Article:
Boosting Capacity for Resilience Building in ZimbabweMay 19, 2016
In a major boost to national efforts to deal with consequences and impact of natural and manmade shocks / hazards, exacerbated by climate change, the Zimbabwe Resilience Building Fund (ZRBF) formally launched in Harare on 19 May 2016; this Fund shall provide a vital resource as the country contends with one of its worst droughts in recent decades.
Supported by the European Union and DFID (UK Department for International Development), the ZRBF will be managed by UNDP in close collaboration with the Ministry of Agriculture, Mechanisation and Irrigation Development (MAMID) as well as other lines Ministries, as appropriate.
The ZRBF seeks to raise at least USD 50 million for investing in resilience building activities in the next 5 years by offering better protection against economic and environmental shocks. Already, USD 26 million worth of funding agreements have been signed, raising hopes that the ZRBF will play an increasing development role in the country. Interventions will contribute to building resilience of rural communities, through a combination of interventions addressing the complex relations between hazards, existing social practices, poverty, agriculture and food security and their impact on health, nutrition and access to basic services.
“We have to build the capacity of rural communities to prevent, prepare and mitigate the impact of an unfavourable environment and disasters whenever they occur” Ambassador Philippe Van Damme, Head of the EU Delegation to Zimbabwe explained, adding that one of the major objectives of the ZRBF is to reduce the number of people falling into further destitution, while at the same time protecting the assets of communities for a better future. “If you want to minimise humanitarian needs you need to build resilience,” said Ambassador Van Damme.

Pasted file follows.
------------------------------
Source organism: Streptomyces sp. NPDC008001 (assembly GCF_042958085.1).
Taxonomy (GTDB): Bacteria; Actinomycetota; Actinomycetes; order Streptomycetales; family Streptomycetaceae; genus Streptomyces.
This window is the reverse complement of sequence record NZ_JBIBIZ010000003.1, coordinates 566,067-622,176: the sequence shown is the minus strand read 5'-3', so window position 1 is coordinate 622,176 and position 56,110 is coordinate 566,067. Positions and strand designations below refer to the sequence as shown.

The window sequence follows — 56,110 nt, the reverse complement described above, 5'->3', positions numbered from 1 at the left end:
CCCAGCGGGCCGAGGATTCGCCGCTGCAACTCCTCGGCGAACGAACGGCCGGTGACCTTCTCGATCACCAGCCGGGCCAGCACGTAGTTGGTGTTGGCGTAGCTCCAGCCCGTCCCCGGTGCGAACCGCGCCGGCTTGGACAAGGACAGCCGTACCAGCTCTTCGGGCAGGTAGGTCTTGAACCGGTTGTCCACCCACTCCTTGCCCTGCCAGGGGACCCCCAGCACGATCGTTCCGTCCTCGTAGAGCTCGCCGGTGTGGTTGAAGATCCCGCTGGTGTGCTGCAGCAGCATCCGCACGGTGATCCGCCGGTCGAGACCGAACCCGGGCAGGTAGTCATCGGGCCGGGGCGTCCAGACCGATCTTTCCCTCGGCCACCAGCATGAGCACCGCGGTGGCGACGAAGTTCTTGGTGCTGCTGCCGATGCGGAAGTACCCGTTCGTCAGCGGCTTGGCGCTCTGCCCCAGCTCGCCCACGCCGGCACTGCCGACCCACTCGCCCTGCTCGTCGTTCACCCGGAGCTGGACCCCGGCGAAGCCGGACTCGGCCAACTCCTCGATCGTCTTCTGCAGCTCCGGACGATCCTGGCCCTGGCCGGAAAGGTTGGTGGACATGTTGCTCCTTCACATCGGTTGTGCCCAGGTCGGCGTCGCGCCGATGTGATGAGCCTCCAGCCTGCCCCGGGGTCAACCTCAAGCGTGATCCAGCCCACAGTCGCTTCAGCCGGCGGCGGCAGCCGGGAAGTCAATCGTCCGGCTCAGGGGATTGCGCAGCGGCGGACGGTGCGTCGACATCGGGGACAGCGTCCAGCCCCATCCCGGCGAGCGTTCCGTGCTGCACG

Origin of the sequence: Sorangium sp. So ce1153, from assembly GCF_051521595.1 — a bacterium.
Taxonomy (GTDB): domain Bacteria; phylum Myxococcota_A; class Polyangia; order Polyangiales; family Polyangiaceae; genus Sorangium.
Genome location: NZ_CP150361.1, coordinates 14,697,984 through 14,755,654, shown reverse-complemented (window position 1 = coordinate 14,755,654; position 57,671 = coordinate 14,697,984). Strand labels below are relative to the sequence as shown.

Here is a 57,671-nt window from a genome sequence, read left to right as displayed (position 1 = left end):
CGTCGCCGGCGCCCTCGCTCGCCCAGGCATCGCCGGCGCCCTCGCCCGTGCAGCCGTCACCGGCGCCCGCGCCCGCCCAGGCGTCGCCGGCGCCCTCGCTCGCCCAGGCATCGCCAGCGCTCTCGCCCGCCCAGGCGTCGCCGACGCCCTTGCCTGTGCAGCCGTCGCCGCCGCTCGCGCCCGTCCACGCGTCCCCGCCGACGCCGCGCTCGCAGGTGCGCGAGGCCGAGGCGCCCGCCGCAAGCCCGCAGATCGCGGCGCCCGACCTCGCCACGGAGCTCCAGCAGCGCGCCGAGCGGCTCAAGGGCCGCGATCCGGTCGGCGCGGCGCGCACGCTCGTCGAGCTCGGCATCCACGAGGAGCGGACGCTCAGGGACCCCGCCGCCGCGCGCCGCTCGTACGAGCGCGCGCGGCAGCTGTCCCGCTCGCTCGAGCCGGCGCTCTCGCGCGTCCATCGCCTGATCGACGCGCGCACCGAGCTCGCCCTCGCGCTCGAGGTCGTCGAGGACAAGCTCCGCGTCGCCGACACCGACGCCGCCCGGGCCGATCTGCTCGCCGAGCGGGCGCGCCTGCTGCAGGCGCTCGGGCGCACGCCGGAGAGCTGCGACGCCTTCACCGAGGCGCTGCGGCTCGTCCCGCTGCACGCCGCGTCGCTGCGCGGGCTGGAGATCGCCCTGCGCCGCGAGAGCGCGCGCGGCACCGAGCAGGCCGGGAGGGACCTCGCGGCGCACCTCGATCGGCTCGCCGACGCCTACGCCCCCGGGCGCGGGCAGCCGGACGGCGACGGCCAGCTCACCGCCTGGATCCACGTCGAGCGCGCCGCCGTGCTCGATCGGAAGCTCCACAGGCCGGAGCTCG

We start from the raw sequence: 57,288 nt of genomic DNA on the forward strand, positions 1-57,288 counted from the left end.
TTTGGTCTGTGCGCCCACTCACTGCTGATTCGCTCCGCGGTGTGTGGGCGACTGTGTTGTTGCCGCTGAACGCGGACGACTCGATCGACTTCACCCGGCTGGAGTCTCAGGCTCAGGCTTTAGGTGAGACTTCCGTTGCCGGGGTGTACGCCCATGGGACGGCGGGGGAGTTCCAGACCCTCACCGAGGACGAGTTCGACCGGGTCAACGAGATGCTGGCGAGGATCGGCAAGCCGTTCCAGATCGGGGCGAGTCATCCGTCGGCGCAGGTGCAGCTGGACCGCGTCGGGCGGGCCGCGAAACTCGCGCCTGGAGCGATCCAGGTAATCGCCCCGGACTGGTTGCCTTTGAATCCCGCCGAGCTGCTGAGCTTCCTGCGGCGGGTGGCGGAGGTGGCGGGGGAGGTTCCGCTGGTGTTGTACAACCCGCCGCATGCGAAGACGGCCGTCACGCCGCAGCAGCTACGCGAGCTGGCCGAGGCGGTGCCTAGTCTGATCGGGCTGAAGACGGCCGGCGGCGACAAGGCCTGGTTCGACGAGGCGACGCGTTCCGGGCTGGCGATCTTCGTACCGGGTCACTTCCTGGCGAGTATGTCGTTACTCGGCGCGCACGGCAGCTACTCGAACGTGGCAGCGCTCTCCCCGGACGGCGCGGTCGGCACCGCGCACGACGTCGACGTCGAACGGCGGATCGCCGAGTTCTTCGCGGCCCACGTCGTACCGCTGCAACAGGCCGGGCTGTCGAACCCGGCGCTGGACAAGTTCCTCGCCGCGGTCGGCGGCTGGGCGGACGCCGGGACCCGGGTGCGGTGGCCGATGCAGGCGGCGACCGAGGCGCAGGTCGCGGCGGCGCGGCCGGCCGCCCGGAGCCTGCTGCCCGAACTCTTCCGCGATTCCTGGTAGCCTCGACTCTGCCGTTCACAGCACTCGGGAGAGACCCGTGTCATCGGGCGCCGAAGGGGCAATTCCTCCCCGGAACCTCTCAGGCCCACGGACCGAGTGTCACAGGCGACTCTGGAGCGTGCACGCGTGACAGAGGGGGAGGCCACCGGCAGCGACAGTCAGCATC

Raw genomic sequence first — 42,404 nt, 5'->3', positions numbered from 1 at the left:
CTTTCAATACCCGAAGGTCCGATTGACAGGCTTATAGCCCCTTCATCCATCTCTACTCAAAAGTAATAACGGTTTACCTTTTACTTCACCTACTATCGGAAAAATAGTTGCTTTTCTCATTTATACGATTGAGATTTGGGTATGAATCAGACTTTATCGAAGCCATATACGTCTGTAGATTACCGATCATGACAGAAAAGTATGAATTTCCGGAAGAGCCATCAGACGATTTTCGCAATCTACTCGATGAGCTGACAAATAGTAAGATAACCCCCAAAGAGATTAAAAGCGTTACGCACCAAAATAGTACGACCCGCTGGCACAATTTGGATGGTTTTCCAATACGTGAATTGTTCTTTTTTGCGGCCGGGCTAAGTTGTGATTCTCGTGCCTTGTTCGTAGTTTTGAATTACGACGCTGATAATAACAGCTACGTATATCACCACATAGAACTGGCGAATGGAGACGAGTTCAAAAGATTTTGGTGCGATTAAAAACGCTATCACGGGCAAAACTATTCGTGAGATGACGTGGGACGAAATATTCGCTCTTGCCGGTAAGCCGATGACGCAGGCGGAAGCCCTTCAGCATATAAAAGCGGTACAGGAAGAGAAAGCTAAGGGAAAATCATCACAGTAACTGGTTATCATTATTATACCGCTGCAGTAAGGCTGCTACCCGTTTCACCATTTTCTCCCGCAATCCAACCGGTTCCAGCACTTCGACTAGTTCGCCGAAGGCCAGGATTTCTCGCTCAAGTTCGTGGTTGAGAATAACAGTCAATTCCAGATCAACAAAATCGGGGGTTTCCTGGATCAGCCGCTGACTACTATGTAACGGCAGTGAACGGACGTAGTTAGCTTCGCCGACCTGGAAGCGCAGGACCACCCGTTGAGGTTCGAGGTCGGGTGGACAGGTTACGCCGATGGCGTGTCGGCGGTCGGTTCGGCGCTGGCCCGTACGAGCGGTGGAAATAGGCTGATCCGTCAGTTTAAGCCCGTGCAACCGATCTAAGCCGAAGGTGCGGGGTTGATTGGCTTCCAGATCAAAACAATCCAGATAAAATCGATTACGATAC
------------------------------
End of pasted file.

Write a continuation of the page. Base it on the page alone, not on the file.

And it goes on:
Funded activities will prioritize vulnerable households and especially young people, with at least 25% of the direct beneficiaries being female- headed households.
Highlighting the importance of evidence-based programming guided by research, UNDP Resident Representative Mr Bishow Parajuli described the resilience building framework as ideal for Zimbabwe. “Resilience is value for money, resilience is a good investment, and resilience building contributes to the achievement of the Sustainable Development Goals”.
Echoing a similar theme, Head of DFID in Zimbabwe Mrs Annabel Gerry said that the resilience approach is applicable at all levels of society including the household, communities and systems levels as well as markets and private sector. “Through this programme, Zimbabwe is now well positioned to contribute to the international resilience building agenda and share valuable insights with other countries”.
To enhance inclusivity and national ownership, the ZRBF will promote joint working relationships in the form of consortia, including collaborations between international and local non-governmental organizations, community-based organizations, private sector, national and local government departments, UN and academia.